As Cindy’s business continued to grow over the next few years, she became too big for Darlene and Andrew’s home farm. Luckily, that’s when Sam Potter and Carlos Hernandez, CEO and COO of Equestly respectively, stepped onto the scene. Having already worked with Cindy as a sponsored rider for the Equestly brand since the fall of 2021, Carlos and Sam stepped up to the plate when she was searching for a new place to go. 

Equestly was leasing a farm in Virginia and offered it to Cindy so that she could build her program true to her vision. “They were very adamant that I could just build the training program out of their barn how I wanted it,” Cindy said, almost sheepishly. “That’s the thing that’s great about them — they’re not leasing the barn to make money, they’re leasing it to help my business get going and be able to stay going. In return, my business helps their business, since I’m a sponsored rider. Sam has her horses here and I’m able to help her with them. It’s very much a shared vision of what everybody wants it to be.”

Cindy Anderson Blank and Faberge. Photo taken by Carlos Hernandéz.

Together, Cindy and Equestly are creating a barn and training program that any horse would be lucky to be a part of. Their philosophy is simple: Horses first. Money second. “We’ve really tried to do everything absolutely for the horses’ best interest,” Cindy explained. “The best of feed, the best of care. We try to hire the best people you can possibly find. It’s important to us that we’re not making money at the expense of the horse.”

Of course, there’s a reason why some new business owners choose money over five-star horse care: it’s expensive to provide the best possible of everything and it takes time to grow a business the right way. Thanks to Equestly’s support, Cindy is able to take the slow and steady path to building the program of her dreams. Cindy believes that their shared vision is what makes the symbiotic partnership work so well. “It takes time to build a business up like that, but after a couple of years, you really start to see the benefits of that. And that’s also what Sam and Carlos are very focused on with Equestly,” Cindy said. “They’re very focused on quality and being able to create a brand that’s not just there to turn a profit, but to actually help people and make a difference for their sponsored riders and horses.”

Whether it’s mucking the occasional stall as needed or moving fencing around to create more pastures, Carlos and Sam have been hands-on in helping Cindy create the farm that she needs to grow her business. The new home of Monarch Eventing is located on more than 50 acres in Berryville, VA. It currently has 12 stalls, but that number is soon to go up with the addition of two more stalls. There’s an all-weather outdoor arena, which Cindy says she was able to ride in all winter long, plus a continuously growing cross country field out front — but Cindy’s favorite part of the property is the turnout. “The really nice thing about the property is it has exceptional turnout, like the turnout pastures are huge. The horses think they’re wilderness animals,” Cindy laughs. “They enjoy the land.”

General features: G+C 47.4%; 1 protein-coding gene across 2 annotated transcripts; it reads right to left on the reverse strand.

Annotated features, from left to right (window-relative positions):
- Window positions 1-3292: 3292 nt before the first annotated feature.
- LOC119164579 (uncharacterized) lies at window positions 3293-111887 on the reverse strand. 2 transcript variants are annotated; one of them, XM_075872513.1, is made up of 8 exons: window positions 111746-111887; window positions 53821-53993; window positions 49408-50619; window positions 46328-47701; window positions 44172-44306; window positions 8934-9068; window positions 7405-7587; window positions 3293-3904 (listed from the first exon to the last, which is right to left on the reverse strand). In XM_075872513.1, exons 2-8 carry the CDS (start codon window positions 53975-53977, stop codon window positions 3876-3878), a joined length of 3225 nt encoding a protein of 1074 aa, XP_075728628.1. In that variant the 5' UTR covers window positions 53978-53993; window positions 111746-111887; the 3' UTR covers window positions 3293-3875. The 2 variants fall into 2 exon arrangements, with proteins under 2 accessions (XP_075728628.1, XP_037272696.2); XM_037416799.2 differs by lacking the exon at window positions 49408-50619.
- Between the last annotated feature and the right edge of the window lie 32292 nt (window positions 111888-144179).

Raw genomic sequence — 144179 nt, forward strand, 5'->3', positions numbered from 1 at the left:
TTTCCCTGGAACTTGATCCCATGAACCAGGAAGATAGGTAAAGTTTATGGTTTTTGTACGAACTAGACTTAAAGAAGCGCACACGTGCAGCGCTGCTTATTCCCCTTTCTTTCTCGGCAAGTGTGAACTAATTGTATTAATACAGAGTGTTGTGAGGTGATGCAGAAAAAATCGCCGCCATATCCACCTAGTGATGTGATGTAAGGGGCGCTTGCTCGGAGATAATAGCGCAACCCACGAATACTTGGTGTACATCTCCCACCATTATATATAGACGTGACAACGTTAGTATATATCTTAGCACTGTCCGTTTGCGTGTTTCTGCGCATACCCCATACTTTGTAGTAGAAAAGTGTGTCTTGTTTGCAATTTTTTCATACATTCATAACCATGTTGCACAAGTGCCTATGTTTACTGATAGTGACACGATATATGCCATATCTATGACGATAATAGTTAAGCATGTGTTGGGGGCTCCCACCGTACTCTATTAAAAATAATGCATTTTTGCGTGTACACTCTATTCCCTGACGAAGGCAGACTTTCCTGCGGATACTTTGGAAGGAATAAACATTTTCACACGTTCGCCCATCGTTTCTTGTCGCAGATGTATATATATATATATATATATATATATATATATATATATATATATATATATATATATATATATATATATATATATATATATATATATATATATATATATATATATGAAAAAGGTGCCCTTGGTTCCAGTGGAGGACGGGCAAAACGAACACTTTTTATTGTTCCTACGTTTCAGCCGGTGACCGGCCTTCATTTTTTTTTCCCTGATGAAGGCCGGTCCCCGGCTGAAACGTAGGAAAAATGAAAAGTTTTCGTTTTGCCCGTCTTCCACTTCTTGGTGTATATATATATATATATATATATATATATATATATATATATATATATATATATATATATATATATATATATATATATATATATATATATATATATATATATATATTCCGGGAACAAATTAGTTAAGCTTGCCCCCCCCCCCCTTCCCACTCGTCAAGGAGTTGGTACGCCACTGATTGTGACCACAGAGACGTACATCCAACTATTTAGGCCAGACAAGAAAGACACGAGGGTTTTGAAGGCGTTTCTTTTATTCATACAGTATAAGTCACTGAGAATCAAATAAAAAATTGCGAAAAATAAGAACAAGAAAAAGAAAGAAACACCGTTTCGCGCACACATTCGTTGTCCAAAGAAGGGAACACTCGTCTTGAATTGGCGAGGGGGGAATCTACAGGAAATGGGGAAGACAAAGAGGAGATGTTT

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Monarch Eventing is located in a red-hot eventing community — the exact opposite of where Cindy grew up. But for her, it’s a paradise filled with new learning opportunities everywhere you look. “It’s easy to move to an area where you can be a big fish in a small pond. But in this area, even as a four-star rider, it’s like well, that doesn’t mean anything. You know, the knowledge base is already so high in this area,” Cindy said. “But it’s the place to be if you want to continue to educate yourself and continue to become a better rider and trainer.”

Building Monarch Eventing from the ground up hasn’t been an easy road for Cindy. “You have to take that first plunge of ‘I have no money behind me and I have nothing except the ability to work really hard,’” Cindy said. “We have a friend that says she spent her life jumping out of a plane and building the parachute on the way down and that’s pretty much what I did.”

The risks Cindy has taken are paying off. When asked what she’d tell other up-and-coming professionals who are looking to start their own program one day, she answered, “It’s all about having the right timing, being in the right place, and finding people that share your goals. Then you start to establish a vision of what you want and then you start to get a little bit of confidence like, ‘Okay, this is working and this is where I want to go.’ That’s when it starts to grow.”

Keep an eye out for Cindy in her Equestly gear galloping around the Advanced level this season with her horse, Faberge.